Pterygoid

Definitions

  • Webster's Revised Unabridged Dictionary
    • a Pterygoid (Anat) Like a bird's wing in form; as, a pterygoid bone.
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Century Dictionary and Cyclopedia
    • pterygoid Wing-like or wing-shaped; aliform or alate: specifically applied in anatomy to certain bones or bony processes and associate parts.
    • pterygoid The external pterygoid process is a process or extension of the alisphenoid, or great, wing of the sphenoid bone, having no independent center of ossification, and never being a distinct part.
    • pterygoid The internal pterygoid process, on the other hand, is a distinct bone, the pterygoid proper, having its own center of ossification, and representing the freely articulated pterygoid bone of lower vertebrates. These processes are also distinguished as ectopterygoid and entopterygoid.
    • pterygoid The combined internal and external pterygoid processes, the two parts being distinguished as the internal and external pterygoid plates.
    • pterygoid The pyramidal process, or tuberosity of the palate.
    • n pterygoid In zoology and anatomy: A bone of the facial part of the skull, forming a part of the hard palate, or pterygopalatal bar, commonly a horizontal rod-like bone, one of a pair on each side of the median line intervening between the palatal and the quadrate bone, or suspensorium of the mandible, and movably articulated with both, frequently also articulating with the basisphenoidal rostrum of the skull: in any mammal, detached from its posterior connection with the suspensorium, and commonly immovably sutured with the palatal and ankylosed with the sphenoid, when it forms the part known in human anatomy as the internal pterygoid process of the sphenoid. In fishes there are several different pterygoid bones, entering into the formation of the pterygopalatal bar or palatoquadrate arch, and distinguished as entopterygoid, ectopterygoid, and metapterygoid: see these words, and cut under palatoquadrate. See also cuts under desmognathous, dromæognathous, periotic, Petromyzon, Physeter, poison-fang, Python, and temporomastoid.
    • n pterygoid A pterygoid muscle.
    • n pterygoid plural In entomology, same as pterygoda.
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Chambers's Twentieth Century Dictionary
    • n Pterygoid ter′i-goid one of a pair of bones in the facial apparatus of some vertebrata behind the palatines, known in human anatomy as the pterygoid plates of the sphenoid bone
    • adj Pterygoid aliform or alate
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Etymology

Webster's Revised Unabridged Dictionary
Gr. , , a wing + -oid,

Usage

In literature:

PTERYGOID MUSCLES, and the under jaw, 10.
"Resonance in Singing and Speaking" by Thomas Fillebrown
P.pt., the palato-pterygoid bar (upper jaw bar).
"Text Book of Biology, Part 1: Vertebrata" by H. G. Wells
C. External pterygoid process lying on the levator and tensor palati muscles.
"Surgical Anatomy" by Joseph Maclise
The pterygoid and quadrate bones present no difference.
"The Variation of Animals and Plants Under Domestication, Vol. I." by Charles Darwin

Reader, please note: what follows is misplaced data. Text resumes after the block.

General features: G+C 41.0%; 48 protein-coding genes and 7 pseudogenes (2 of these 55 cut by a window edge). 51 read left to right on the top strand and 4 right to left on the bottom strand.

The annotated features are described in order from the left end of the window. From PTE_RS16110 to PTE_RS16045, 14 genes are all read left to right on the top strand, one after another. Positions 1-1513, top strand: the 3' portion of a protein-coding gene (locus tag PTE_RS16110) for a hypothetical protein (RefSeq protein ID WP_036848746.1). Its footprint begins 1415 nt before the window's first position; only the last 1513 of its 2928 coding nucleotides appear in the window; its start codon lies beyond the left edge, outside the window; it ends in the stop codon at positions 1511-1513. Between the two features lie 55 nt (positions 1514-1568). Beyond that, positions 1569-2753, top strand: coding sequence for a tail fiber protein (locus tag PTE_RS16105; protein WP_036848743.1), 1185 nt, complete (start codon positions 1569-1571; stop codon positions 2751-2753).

From the origin the muscle passed posterodorsad and laterad of the pterygoid flange.
"The Adductor Muscles of the Jaw In Some Primitive Reptiles" by Richard C. Fox
This region between the quadrate and the orbit is occupied by a pterygoid with three projections.
"A New Order of Fishlike Amphibia From the Pennsylvanian of Kansas" by Theodore H. Eaton
Dorsal view of right pterygoid of Mourning Dove.
"Jaw Musculature of the Mourning and White-winged Doves" by Robert L. Merz
The pterygoid is slender and well developed.
"The Systematics of the Frogs of the Hyla Rubra Group in Middle America" by Juan R. León
Farther posteriorly the maxillary decreases in size, and the pterygoid and posterior maxillary process diverge medially from it.
"Cranial Osteiology of the Hylid Frog, Smilisca baudini" by Linda Trueb
Pt1, Pterygoid, anterior process.
"Encyclopaedia Britannica, 11th Edition, Volume 3, Slice 4" by Various
The basi-pterygoids (bpg) are mere knobs, and the common eustachian opening is seen between them.
"Encyclopaedia Britannica, 11th Edition, Volume 3, Slice 7" by Various
The nasal bones which, together with the vomer, form the nose, are likewise dermal bones, and so are the pterygoids and palatines.
"Degeneracy" by Eugene S. Talbot
The pterygoid is broad medially and posteriorly, although pointed at its posterior tip.
"A Revision of Snakes of the Genus Conophis (Family Colubridae, from Middle America)" by John Wellman
The pterygoids are uniformly tri-radiate structures.
"A Synopsis of Neotropical Hylid Frogs, Genus Osteocephalus" by Linda Trueb
Ossification follows in the mid-parts of the anterolateral arms and occurs last in the pterygoid pedicles.
"Neotropical Hylid Frogs, Genus Smilisca" by William E. Duellman
There are no vomerine, palatine, or pterygoid teeth, such as are met with in Amphibia and Reptilia.
"The Cambridge Natural History, Vol X., Mammalia" by Frank Evers Beddard
The basisphenoid has on each side a well marked pterygoidal apophysis.
"Trees. A Woodland Notebook" by Herbert Maxwell
The basisphenoid has on each side a well marked pterygoidal apophysis.
"Extinct Birds" by Walter Rothschild
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